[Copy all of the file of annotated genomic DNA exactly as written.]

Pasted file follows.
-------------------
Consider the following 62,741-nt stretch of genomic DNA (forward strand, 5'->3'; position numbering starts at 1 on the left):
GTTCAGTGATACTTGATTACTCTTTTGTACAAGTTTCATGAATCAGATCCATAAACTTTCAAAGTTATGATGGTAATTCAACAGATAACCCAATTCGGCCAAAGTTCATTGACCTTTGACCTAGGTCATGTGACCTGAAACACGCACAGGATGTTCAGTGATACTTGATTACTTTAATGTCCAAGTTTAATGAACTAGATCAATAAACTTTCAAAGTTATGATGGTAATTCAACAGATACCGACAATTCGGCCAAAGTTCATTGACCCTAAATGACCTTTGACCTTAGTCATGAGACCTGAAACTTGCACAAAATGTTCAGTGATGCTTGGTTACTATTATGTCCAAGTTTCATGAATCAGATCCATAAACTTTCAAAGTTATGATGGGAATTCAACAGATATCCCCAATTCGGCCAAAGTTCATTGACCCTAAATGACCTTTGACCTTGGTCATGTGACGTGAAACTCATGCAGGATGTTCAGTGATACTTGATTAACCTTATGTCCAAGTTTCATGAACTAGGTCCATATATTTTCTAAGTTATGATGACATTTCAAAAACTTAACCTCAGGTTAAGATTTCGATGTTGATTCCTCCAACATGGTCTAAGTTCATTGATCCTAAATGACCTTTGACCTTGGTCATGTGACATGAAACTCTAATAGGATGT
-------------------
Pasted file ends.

Consider the following 62,741-nt stretch of genomic DNA (forward strand, 5'->3'; position numbering starts at 1 on the left):
GTTCAGTGATACTTGATTACTCTTTTGTACAAGTTTCATGAATCAGATCCATAAACTTTCAAAGTTATGATGGTAATTCAACAGATAACCCAATTCGGCCAAAGTTCATTGACCTTTGACCTAGGTCATGTGACCTGAAACACGCACAGGATGTTCAGTGATACTTGATTACTTTAATGTCCAAGTTTAATGAACTAGATCAATAAACTTTCAAAGTTATGATGGTAATTCAACAGATACCGACAATTCGGCCAAAGTTCATTGACCCTAAATGACCTTTGACCTTAGTCATGAGACCTGAAACTTGCACAAAATGTTCAGTGATGCTTGGTTACTATTATGTCCAAGTTTCATGAATCAGATCCATAAACTTTCAAAGTTATGATGGGAATTCAACAGATATCCCCAATTCGGCCAAAGTTCATTGACCCTAAATGACCTTTGACCTTGGTCATGTGACGTGAAACTCATGCAGGATGTTCAGTGATACTTGATTAACCTTATGTCCAAGTTTCATGAACTAGGTCCATATATTTTCTAAGTTATGATGACATTTCAAAAACTTAACCTCAGGTTAAGATTTCGATGTTGATTCCTCCAACATGGTCTAAGTTCATTGATCCTAAATGACCTTTGACCTTGGTCATGTGACATGAAACTCTAATAGGATGT